Light vs. Dark: The Dividing of a People

*Originally written for Women's Elevation Magazine.*

The spike in the ignorance that is uploaded, posted, and shared on social media is unsettling.  Especially the hatred and disdain for Blacks that is often perpetuated not only online, but in our own communities.  Recently I saw a meme on my Instagram timeline that sparked an unruly fire within me, because I’m just plain tired of this foolishness.

As you can see in the picture above, six beautiful babies portrayed in the image with an unfortunate and hateful message written across it.  Now, I do not know who started this meme, and where I saw it on my timeline, no one was defending it or in favor of it.  All I can say is, this has to stop.  The blatant colorism that is living and breathing on the inside of some people is more than saddening.  It’s frightening that it will continue to be fed to future generations.  That future little boys and girls will be taunted because they were born with more melanin in their skin than others.  It honestly makes my skin crawl and my blood boil when someone says that someone is acting “light/dark skinned”.  What does that even mean?  The same hatred that has been placed on people of color for hundreds of years is still here, and it is being kept alive and well with this, and other offensive and ignorant memes, tweets, and hateful tactics.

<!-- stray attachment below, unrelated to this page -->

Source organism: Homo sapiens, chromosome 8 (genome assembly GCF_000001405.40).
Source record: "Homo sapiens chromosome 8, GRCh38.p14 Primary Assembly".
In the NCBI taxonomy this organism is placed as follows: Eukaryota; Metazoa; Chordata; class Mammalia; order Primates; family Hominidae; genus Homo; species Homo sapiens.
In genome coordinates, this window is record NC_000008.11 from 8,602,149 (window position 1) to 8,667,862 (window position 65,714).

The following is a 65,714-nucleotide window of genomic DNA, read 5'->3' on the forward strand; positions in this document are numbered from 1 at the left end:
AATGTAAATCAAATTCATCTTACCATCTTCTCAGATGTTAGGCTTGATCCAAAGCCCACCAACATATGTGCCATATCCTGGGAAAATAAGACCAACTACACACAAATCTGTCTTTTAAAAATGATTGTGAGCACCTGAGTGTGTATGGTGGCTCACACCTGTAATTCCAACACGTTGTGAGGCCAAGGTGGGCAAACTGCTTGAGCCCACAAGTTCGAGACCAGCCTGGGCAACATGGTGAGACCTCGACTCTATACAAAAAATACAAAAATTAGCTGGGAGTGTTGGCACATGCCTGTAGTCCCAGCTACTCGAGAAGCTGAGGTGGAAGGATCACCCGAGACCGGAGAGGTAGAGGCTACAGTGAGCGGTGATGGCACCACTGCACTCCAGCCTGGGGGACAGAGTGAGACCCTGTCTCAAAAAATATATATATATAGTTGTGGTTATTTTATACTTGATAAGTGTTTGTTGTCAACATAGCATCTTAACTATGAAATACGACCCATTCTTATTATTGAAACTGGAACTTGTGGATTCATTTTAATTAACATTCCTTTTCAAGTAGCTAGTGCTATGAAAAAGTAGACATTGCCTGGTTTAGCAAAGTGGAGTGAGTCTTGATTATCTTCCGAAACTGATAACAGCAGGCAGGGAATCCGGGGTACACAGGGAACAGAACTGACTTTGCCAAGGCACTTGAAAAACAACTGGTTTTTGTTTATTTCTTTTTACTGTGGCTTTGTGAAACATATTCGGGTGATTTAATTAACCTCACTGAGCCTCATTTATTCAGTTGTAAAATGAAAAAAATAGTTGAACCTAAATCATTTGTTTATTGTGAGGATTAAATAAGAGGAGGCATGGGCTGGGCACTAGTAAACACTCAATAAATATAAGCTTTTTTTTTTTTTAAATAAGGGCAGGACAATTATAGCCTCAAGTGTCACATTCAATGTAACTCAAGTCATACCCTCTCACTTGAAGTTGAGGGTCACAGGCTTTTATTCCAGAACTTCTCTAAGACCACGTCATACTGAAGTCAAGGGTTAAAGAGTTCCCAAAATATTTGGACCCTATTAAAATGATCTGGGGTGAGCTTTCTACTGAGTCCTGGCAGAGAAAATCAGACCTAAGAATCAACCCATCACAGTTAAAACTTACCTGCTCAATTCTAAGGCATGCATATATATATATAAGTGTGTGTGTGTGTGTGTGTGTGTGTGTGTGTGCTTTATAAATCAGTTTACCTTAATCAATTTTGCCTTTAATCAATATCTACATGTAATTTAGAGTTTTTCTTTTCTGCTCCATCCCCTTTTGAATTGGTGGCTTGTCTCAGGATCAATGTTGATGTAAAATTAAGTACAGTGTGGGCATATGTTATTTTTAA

There is nothing wrong with the babies on the bottom row.  What this picture says to me is that the presumably Black children in the top row are more beautiful, more valuable, and potentially more loved than the ones in the bottom row.  In actuality, that is not true.  It does not make it better that this senselessness is a learned behavior, because all that says is that somewhere in this world, this and other levels of colorism are being taught.  It’s alarming that these innocent images were used to project this hatred for people with darker complexions.  It is time for us to wake up, teach this generation and future generations to love themselves and their cultures, and to respect others and theirs.  Maybe this is my hopeful, yet naïve attempt to resolve colorism, and while this may not be the solution, it is a start.

Love yourself, ladies (and teach the little ones to do the same),